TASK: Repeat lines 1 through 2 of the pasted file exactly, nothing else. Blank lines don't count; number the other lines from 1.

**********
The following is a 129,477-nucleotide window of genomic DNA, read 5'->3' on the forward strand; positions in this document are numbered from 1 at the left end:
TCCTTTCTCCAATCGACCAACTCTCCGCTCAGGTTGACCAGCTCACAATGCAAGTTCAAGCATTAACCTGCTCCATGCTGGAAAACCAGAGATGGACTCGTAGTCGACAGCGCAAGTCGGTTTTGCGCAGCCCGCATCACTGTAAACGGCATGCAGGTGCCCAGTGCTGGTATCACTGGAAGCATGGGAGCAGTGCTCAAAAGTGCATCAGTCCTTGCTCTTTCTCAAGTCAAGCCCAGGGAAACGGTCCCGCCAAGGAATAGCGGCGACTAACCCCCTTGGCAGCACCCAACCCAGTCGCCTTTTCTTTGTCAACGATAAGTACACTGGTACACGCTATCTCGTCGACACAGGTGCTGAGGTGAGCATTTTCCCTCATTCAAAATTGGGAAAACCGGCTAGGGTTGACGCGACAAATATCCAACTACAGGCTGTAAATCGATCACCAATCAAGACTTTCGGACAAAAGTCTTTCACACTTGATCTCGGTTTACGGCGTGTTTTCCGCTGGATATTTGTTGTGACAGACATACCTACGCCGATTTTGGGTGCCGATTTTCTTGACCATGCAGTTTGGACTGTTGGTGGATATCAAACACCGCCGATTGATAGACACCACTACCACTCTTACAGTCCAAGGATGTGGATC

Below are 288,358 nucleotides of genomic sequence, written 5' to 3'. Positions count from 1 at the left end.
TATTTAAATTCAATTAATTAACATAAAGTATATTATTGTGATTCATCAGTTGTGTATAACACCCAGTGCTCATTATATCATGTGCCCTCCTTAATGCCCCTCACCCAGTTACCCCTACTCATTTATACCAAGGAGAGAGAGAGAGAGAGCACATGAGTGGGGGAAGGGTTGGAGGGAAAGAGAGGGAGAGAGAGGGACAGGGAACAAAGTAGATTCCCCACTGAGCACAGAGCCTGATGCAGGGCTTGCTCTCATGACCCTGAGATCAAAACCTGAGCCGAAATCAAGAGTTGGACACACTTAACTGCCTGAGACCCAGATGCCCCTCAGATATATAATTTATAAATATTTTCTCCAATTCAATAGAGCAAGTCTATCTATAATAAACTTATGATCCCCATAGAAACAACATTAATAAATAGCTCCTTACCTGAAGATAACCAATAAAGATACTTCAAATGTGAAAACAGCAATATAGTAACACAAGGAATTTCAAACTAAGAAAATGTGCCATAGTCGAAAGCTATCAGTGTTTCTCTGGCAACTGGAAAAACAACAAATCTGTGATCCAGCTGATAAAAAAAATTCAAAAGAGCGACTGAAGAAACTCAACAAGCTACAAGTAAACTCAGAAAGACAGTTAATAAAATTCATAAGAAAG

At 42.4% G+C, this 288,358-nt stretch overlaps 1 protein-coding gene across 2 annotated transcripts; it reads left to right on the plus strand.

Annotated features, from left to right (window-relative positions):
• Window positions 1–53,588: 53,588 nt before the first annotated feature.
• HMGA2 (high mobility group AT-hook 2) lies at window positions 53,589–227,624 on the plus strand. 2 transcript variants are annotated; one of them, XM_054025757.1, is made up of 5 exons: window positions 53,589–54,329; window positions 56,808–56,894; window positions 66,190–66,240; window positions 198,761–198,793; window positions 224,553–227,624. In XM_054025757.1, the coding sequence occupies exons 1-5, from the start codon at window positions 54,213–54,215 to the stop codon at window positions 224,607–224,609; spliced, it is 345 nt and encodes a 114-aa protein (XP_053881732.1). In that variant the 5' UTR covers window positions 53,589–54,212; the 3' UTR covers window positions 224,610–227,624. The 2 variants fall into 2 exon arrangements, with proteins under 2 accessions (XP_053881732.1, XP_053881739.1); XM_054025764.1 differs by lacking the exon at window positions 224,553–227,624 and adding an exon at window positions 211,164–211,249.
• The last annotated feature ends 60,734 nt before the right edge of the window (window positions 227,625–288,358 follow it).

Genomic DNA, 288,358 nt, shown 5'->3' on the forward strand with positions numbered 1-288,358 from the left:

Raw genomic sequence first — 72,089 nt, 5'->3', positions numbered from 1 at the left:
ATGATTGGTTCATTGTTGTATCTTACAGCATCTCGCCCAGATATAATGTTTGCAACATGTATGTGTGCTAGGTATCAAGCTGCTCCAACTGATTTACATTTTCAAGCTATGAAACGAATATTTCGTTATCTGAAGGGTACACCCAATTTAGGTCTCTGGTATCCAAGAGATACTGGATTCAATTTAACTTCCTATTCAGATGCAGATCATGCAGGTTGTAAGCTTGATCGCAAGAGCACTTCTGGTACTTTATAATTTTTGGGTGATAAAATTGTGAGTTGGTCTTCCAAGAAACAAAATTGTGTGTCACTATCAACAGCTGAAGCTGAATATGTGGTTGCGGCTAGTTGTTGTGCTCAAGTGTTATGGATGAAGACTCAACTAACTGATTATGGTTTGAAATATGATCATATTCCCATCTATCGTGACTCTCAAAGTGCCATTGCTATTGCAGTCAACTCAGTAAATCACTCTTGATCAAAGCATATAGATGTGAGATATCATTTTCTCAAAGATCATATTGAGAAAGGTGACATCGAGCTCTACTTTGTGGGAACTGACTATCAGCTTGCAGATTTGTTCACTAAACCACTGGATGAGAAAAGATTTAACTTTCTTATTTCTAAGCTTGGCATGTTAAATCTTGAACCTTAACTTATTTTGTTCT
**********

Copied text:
The following is a 129,477-nucleotide window of genomic DNA, read 5'->3' on the forward strand; positions in this document are numbered from 1 at the left end:
TCCTTTCTCCAATCGACCAACTCTCCGCTCAGGTTGACCAGCTCACAATGCAAGTTCAAGCATTAACCTGCTCCATGCTGGAAAACCAGAGATGGACTCGTAGTCGACAGCGCAAGTCGGTTTTGCGCAGCCCGCATCACTGTAAACGGCATGCAGGTGCCCAGTGCTGGTATCACTGGAAGCATGGGAGCAGTGCTCAAAAGTGCATCAGTCCTTGCTCTTTCTCAAGTCAAGCCCAGGGAAACGGTCCCGCCAAGGAATAGCGGCGACTAACCCCCTTGGCAGCACCCAACCCAGTCGCCTTTTCTTTGTCAACGATAAGTACACTGGTACACGCTATCTCGTCGACACAGGTGCTGAGGTGAGCATTTTCCCTCATTCAAAATTGGGAAAACCGGCTAGGGTTGACGCGACAAATATCCAACTACAGGCTGTAAATCGATCACCAATCAAGACTTTCGGACAAAAGTCTTTCACACTTGATCTCGGTTTACGGCGTGTTTTCCGCTGGATATTTGTTGTGACAGACATACCTACGCCGATTTTGGGTGCCGATTTTCTTGACCATGCAGTTTGGACTGTTGGTGGATATCAAACACCGCCGATTGATAGACACCACTACCACTCTTACAGTCCAAGGATGTGGATC